apple.com/ (opens in new tab) ■ Retail Price: Updating to High Sierra is free.
High Sierra, Apple’s free operating system upgrade, offers several exciting improvements—from systemic changes to overall design and user experience enhancements. This review covers improvements of interest to K–12.
Quality and Effectiveness: New features for improved workflows, enhanced security, and optimized performance include a 64-bit Apple File System (APFS) to accommodate much larger files and a new H.265 video standard called HEVC, or High Efficiency Video Coding, offering improved compression for 4K video files.
Ease of Use: The free macOS upgrade can be installed on new and older computers, including iMacs and MacBooks released in 2009 and MacBook Pro, MacBook Air, Mac mini and Mac Pro models from mid-2010 (support.apple.com/en-us/HT201475 (opens in new tab)).
Creative Use of Technology: Because APFS, Apple’s new file system architecture, can address 64 bits of data at one time, it manages data significantly faster. While High Sierra still runs most older 32-bit apps, this will be the last macOS to do so.
Suitability for Use in a School Environment: Safari users will appreciate several new features, including Stop Media with Sound, which makes it possible to mute pop-up videos and advertisements. The Reader setting removes extraneous advertisements and other visual distractions and will help students who have a hard time staying focused when reading a Web page. Safari users also now have the option of preventing cross-site tracking, thus limiting content providers from using information to personalize users’ Web pages with targeted advertisements.
Other notable improvements include changes to favorite apps like FaceTime, Photos, and Apple Notes. With FaceTime 4.0 in macOS 10.13, users can take a picture as a live photo during a video call. Live photos can be useful, for example, when students are talking with an expert who’s demonstrating something noteworthy. Apple’s Photos app boasts new color and light adjustment tools for improved image editing and also allows users to call up a third-party photo editor like Photoshop from within Photos. The new version of Apple Notes does tables and allows users to Pin and Lock important notes.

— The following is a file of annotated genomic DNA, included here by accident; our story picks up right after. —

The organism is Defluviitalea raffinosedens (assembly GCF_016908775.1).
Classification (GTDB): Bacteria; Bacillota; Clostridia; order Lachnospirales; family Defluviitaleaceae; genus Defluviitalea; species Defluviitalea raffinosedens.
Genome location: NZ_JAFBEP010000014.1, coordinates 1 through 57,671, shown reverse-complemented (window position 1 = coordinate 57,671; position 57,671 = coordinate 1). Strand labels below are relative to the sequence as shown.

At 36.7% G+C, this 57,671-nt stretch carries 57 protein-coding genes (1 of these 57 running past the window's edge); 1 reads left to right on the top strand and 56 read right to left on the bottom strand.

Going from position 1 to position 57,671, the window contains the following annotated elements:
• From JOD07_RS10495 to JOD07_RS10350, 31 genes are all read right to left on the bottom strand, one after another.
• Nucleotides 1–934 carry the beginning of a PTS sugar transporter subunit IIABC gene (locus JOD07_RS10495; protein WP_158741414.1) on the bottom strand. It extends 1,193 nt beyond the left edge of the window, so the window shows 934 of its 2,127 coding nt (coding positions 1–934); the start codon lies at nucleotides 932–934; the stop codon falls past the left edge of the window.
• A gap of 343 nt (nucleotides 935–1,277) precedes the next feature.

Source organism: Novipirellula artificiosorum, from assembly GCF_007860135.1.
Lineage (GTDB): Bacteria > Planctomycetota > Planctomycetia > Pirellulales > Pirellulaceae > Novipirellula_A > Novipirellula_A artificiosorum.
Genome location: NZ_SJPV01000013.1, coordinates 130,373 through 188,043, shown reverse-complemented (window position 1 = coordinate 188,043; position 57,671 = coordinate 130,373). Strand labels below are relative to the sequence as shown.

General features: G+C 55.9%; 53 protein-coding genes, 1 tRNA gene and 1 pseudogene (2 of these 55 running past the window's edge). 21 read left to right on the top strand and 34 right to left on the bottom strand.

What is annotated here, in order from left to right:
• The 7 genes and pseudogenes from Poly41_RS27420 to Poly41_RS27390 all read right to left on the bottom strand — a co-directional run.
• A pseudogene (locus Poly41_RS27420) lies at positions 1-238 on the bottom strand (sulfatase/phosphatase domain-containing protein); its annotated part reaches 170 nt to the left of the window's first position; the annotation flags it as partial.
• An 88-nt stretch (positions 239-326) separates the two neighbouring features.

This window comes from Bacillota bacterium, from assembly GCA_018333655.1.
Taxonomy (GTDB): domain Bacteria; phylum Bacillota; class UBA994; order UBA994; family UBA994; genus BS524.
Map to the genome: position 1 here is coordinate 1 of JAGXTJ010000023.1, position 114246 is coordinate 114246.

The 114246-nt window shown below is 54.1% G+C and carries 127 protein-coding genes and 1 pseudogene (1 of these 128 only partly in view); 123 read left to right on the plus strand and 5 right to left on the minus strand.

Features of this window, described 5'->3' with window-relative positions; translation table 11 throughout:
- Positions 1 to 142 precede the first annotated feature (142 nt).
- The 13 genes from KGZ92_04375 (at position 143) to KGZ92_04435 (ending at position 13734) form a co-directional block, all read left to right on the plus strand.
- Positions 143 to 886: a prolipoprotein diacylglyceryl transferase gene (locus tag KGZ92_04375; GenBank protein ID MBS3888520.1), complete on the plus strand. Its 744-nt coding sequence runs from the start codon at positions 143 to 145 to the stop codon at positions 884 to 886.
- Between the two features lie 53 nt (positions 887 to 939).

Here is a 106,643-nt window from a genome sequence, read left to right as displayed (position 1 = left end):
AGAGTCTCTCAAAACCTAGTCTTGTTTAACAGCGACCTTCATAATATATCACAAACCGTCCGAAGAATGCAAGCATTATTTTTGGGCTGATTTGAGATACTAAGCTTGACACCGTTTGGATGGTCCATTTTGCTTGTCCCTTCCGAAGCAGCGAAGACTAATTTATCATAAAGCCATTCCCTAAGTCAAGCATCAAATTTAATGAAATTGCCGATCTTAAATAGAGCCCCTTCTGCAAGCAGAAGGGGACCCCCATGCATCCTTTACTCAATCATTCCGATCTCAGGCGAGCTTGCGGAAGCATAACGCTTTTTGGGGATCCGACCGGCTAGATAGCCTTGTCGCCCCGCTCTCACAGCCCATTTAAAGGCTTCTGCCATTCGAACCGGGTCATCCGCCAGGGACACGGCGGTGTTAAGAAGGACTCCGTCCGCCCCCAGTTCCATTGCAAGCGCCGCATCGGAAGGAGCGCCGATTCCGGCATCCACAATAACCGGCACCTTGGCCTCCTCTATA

In addition, information in High Sierra is synced across devices using end-to-end encryption, making transmissions more secure. New search options in Apple Mail help users find information in older messages more quickly. And those with computers that support 4K video will be able to watch them and also stream videos more smoothly with the new H.265 (High Efficiency Video Coding) compression scheme. Several Adobe CC 2017 apps are incompatible with the new APFS, and other apps with compatibility problems include AutoCAD for Mac 2015 and Microsoft Office 2011.
Overall, with its enhanced personalization and useful new features, High Sierra is a free upgrade that won’t disappoint—unless users have 32-bit applications they can neither upgrade nor do without.
• The new 64-bit Apple File System (APFS) architecture, optimized for flash technology, replaces the older file system, and the new H.265 video compression scheme offers improved streaming and files take up less space.
• Improvements and new features in many core Apple applications, including Safari, Photos, Mail, Notes, and FaceTime.
• Faster boot times, improved security, and limited tracking.